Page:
One thing that would be a problem with it though is if you used arc faults to protect run in bedroom areas (gfci maybe too?) Their neutrals go into the breaker and then to the busbar. No way of sharing it.
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Greetings,
I am not using AFCI or GFCI circuit breakers in either case.
Thank you, William
PS: The cost savings come from using wire which is already run instead of having to run new wire in difficult places.
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[Your other posting made it clear that the 14/2 is on the 15A side, and the 12/2 on the 20A side, and the common neutral is 12ga as it needs to be.]
AFAIK, according to NEC rules this isn't illegal.
In CEC rules, the 12/3 in a box/shared neutral means that the breakers must be tied. You can't get a 15A/20A pair, tied or otherwise. You can tiebar singles, but that's frowned upon.
However, why bother? You're saving a few pennies at the expense of possible future confusion, and some risk (from untied breakers). By the time you factor in overshoot in having to buy two kinds of wire versus one, and a dual 20A versus singleton 15A and 20A breakers, chances are your approach costs you _more_.
I'd personally use a dual-tied 20A breaker (even if, strictly speaking, you don't have to), and 12ga throughout.
--
Chris Lewis, Una confibula non set est
It\'s not just anyone who gets a Starship Cruiser class named after them.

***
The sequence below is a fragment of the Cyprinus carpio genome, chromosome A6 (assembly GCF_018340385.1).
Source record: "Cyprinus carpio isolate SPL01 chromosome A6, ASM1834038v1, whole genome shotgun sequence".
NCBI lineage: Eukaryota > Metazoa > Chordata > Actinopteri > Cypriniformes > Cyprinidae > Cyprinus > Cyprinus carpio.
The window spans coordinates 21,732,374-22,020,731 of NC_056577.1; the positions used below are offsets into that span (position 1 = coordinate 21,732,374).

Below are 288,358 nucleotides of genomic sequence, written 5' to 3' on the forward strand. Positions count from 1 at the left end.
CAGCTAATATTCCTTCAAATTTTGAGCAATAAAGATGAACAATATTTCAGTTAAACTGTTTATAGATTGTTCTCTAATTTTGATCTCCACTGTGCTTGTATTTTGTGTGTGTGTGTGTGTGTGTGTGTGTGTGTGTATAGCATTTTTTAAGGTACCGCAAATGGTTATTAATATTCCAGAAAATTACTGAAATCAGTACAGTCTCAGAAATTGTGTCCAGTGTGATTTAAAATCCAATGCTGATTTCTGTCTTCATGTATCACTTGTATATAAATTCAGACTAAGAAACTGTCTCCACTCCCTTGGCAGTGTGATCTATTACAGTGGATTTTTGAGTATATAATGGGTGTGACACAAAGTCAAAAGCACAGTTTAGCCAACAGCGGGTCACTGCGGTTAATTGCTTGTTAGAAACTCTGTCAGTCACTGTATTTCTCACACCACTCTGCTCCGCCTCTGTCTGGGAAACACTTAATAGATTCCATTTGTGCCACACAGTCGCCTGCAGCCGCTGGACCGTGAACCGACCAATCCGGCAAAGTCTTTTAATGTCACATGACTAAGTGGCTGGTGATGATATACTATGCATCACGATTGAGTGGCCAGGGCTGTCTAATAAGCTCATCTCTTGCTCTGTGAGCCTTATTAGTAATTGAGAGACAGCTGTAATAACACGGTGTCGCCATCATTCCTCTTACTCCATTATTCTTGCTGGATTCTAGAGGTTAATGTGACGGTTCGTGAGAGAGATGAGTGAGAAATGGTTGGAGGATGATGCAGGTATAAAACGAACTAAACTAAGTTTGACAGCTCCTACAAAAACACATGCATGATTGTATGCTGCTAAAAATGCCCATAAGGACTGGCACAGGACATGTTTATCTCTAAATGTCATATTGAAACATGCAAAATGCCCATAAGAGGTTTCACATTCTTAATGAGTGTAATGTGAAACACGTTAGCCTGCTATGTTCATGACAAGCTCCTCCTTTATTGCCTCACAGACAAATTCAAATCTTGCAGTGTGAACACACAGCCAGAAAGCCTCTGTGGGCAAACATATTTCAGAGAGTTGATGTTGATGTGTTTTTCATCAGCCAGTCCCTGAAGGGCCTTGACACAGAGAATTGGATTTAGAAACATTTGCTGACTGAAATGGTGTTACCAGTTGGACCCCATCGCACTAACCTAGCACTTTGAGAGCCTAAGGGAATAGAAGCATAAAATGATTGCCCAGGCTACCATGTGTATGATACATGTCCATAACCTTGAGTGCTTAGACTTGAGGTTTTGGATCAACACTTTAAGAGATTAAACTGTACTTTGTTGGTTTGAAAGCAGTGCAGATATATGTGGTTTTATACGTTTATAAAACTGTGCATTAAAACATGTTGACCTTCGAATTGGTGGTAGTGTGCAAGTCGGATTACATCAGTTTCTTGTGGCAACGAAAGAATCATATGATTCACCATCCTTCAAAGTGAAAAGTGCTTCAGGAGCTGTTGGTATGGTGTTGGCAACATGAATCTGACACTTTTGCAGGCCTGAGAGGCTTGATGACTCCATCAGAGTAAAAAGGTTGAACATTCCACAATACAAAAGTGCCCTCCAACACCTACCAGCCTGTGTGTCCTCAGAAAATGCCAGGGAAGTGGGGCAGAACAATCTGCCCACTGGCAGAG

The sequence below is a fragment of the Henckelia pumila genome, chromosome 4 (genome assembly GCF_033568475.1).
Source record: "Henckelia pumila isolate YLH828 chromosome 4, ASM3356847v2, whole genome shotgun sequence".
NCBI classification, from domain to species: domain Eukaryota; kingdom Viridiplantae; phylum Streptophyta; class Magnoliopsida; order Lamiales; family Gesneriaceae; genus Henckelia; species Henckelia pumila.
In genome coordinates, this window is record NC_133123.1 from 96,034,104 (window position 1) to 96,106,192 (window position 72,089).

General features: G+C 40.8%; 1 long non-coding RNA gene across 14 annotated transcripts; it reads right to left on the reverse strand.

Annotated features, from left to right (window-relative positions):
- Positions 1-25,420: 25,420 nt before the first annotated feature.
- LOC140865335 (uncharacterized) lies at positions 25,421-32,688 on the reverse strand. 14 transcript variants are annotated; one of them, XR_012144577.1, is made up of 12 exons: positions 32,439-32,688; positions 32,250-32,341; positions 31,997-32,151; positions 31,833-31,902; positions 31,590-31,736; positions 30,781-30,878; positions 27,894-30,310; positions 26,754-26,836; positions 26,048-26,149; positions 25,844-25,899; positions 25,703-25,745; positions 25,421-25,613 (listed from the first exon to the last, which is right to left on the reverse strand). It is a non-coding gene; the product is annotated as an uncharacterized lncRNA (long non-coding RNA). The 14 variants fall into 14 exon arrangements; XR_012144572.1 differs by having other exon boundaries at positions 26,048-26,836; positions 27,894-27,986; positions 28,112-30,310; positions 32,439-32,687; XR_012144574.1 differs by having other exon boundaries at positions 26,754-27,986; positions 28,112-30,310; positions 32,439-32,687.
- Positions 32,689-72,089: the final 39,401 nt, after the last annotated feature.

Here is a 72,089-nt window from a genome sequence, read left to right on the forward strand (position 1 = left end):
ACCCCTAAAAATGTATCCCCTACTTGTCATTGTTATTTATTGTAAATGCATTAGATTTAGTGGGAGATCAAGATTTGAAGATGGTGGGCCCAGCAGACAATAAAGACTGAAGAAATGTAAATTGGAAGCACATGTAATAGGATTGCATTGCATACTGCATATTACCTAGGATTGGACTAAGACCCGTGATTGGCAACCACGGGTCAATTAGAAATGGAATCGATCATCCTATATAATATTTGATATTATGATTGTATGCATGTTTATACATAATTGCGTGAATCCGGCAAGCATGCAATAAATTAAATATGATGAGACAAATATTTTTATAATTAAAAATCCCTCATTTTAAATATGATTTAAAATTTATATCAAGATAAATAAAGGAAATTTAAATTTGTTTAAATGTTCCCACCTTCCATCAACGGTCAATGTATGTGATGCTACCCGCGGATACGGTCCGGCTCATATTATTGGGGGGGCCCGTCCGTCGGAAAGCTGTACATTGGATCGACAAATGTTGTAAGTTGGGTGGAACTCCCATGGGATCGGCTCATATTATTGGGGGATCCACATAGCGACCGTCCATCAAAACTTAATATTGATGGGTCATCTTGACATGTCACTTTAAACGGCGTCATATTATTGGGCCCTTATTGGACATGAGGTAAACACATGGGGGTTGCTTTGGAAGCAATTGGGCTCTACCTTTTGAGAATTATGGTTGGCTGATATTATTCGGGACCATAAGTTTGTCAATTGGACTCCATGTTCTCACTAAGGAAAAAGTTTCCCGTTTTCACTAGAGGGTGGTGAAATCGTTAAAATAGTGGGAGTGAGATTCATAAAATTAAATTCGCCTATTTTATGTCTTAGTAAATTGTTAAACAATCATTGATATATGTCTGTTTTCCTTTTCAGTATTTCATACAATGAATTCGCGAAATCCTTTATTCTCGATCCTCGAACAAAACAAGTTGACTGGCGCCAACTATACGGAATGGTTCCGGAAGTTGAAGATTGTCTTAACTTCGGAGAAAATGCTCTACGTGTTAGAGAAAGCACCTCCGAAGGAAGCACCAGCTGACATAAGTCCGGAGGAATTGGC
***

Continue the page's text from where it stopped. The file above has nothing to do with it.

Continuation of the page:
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His other posting also indicated that the 14/2 was buried UF, already in place, and a PITA to change out.
As I see it, he has several options.
1. use the existing wiring as is, with existing breakers, and no handle ties     (legal under current NEC??, but not legal under CEC).
2. replace the single 20A breaker with a dual 20A breaker to match the     dual 15A in the next slot, and tie the adjacent 15 and 20 together.     (this will leave the extra 20 unused for future use)     unsure about availability of handle ties, as breaker type is     unspecified.
3. run a piece of 12/2 (or 14/2) from the panel to the utility box, and     move the 15A circuit off the 12/3, thus avoiding the shared neutral.     You may want to move the entire circuit into a new utility box.
4. replace the buried 14/2 UF with 12/2 UF, and the breaker with a 20A,     using the existing 12/3 w/shared neutral configuration.
5. options 3 and 4 combined.

--
-- Welcome My Son, Welcome To The Machine --
Bob Vaughan | techie @ tantivy.net |
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I should have said:
5. options 3 and 4 combined, without the shared neutral.
--
-- Welcome My Son, Welcome To The Machine --
Bob Vaughan | techie @ tantivy.net |
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Thank you very much for your input Bob. I went with option One (see other posts) because it was easy and code compliant.
Also, I actually like the shared neutral when possible. Less holes to drill / wires to run / voltage drop / fewer or smaller boxes to install / neutral bar holes used* / grounds to come lose / etc etc. These are general benefits, not specific benefits of this job.
*Believe it or not I had one subpanel with all mini-breakers that ran out of neutrals bar holes but still had slots for breakers. Inspectors here will only allow one neutral under a terminal on the neutral bar but grounds can be twisted.